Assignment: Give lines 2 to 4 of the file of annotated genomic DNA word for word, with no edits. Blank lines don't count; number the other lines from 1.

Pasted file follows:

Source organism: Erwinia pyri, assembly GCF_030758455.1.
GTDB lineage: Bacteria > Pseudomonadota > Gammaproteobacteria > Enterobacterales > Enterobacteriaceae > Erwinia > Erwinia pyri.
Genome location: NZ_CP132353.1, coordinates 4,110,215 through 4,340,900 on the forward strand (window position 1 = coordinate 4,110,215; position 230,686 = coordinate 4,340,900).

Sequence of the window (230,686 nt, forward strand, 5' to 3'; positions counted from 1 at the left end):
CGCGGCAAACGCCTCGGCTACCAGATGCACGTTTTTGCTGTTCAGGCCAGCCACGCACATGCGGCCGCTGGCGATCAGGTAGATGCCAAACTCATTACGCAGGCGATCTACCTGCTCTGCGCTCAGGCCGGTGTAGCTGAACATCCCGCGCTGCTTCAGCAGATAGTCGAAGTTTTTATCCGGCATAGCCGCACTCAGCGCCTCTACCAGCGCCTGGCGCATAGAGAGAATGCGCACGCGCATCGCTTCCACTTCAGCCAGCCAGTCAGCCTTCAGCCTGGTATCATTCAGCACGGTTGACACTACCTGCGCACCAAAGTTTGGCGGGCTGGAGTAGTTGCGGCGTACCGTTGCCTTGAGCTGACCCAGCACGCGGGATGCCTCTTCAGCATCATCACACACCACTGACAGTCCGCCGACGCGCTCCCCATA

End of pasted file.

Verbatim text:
GTDB lineage: Bacteria > Pseudomonadota > Gammaproteobacteria > Enterobacterales > Enterobacteriaceae > Erwinia > Erwinia pyri.
Genome location: NZ_CP132353.1, coordinates 4,110,215 through 4,340,900 on the forward strand (window position 1 = coordinate 4,110,215; position 230,686 = coordinate 4,340,900).

Sequence of the window (230,686 nt, forward strand, 5' to 3'; positions counted from 1 at the left end):